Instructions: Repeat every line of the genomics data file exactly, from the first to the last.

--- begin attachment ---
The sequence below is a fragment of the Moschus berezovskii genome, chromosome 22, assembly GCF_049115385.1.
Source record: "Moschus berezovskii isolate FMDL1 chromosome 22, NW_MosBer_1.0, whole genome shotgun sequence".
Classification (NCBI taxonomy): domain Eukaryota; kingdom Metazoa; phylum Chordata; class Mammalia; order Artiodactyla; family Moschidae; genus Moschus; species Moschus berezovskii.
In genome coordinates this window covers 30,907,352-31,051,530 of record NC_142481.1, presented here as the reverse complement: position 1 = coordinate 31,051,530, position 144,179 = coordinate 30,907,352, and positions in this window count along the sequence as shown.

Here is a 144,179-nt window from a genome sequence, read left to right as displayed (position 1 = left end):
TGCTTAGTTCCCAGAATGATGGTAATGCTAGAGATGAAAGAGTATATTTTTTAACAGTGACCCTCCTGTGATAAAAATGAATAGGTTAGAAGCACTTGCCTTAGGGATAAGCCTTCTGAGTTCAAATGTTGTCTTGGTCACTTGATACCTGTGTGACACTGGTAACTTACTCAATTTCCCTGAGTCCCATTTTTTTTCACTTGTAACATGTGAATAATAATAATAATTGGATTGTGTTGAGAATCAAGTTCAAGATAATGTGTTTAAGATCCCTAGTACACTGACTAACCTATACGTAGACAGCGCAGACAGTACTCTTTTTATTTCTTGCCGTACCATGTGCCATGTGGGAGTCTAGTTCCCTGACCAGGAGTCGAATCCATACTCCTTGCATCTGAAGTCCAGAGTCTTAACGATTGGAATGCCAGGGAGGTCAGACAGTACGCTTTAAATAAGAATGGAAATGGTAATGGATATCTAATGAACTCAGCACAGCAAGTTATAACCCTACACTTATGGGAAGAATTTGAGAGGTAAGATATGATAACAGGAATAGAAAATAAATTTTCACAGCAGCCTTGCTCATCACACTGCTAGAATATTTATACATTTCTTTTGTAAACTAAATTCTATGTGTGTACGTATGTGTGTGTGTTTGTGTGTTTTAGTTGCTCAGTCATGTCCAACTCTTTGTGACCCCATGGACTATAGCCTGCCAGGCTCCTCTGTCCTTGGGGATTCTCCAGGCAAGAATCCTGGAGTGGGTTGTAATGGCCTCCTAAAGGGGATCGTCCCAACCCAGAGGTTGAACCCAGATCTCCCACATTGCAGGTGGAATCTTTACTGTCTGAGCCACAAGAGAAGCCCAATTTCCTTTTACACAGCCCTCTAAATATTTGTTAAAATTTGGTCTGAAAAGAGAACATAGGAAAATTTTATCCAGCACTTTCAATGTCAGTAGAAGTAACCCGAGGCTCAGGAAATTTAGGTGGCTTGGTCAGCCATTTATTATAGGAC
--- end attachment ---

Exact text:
The sequence below is a fragment of the Moschus berezovskii genome, chromosome 22, assembly GCF_049115385.1.
Source record: "Moschus berezovskii isolate FMDL1 chromosome 22, NW_MosBer_1.0, whole genome shotgun sequence".
Classification (NCBI taxonomy): domain Eukaryota; kingdom Metazoa; phylum Chordata; class Mammalia; order Artiodactyla; family Moschidae; genus Moschus; species Moschus berezovskii.
In genome coordinates this window covers 30,907,352-31,051,530 of record NC_142481.1, presented here as the reverse complement: position 1 = coordinate 31,051,530, position 144,179 = coordinate 30,907,352, and positions in this window count along the sequence as shown.

Here is a 144,179-nt window from a genome sequence, read left to right as displayed (position 1 = left end):
TGCTTAGTTCCCAGAATGATGGTAATGCTAGAGATGAAAGAGTATATTTTTTAACAGTGACCCTCCTGTGATAAAAATGAATAGGTTAGAAGCACTTGCCTTAGGGATAAGCCTTCTGAGTTCAAATGTTGTCTTGGTCACTTGATACCTGTGTGACACTGGTAACTTACTCAATTTCCCTGAGTCCCATTTTTTTTCACTTGTAACATGTGAATAATAATAATAATTGGATTGTGTTGAGAATCAAGTTCAAGATAATGTGTTTAAGATCCCTAGTACACTGACTAACCTATACGTAGACAGCGCAGACAGTACTCTTTTTATTTCTTGCCGTACCATGTGCCATGTGGGAGTCTAGTTCCCTGACCAGGAGTCGAATCCATACTCCTTGCATCTGAAGTCCAGAGTCTTAACGATTGGAATGCCAGGGAGGTCAGACAGTACGCTTTAAATAAGAATGGAAATGGTAATGGATATCTAATGAACTCAGCACAGCAAGTTATAACCCTACACTTATGGGAAGAATTTGAGAGGTAAGATATGATAACAGGAATAGAAAATAAATTTTCACAGCAGCCTTGCTCATCACACTGCTAGAATATTTATACATTTCTTTTGTAAACTAAATTCTATGTGTGTACGTATGTGTGTGTGTTTGTGTGTTTTAGTTGCTCAGTCATGTCCAACTCTTTGTGACCCCATGGACTATAGCCTGCCAGGCTCCTCTGTCCTTGGGGATTCTCCAGGCAAGAATCCTGGAGTGGGTTGTAATGGCCTCCTAAAGGGGATCGTCCCAACCCAGAGGTTGAACCCAGATCTCCCACATTGCAGGTGGAATCTTTACTGTCTGAGCCACAAGAGAAGCCCAATTTCCTTTTACACAGCCCTCTAAATATTTGTTAAAATTTGGTCTGAAAAGAGAACATAGGAAAATTTTATCCAGCACTTTCAATGTCAGTAGAAGTAACCCGAGGCTCAGGAAATTTAGGTGGCTTGGTCAGCCATTTATTATAGGAC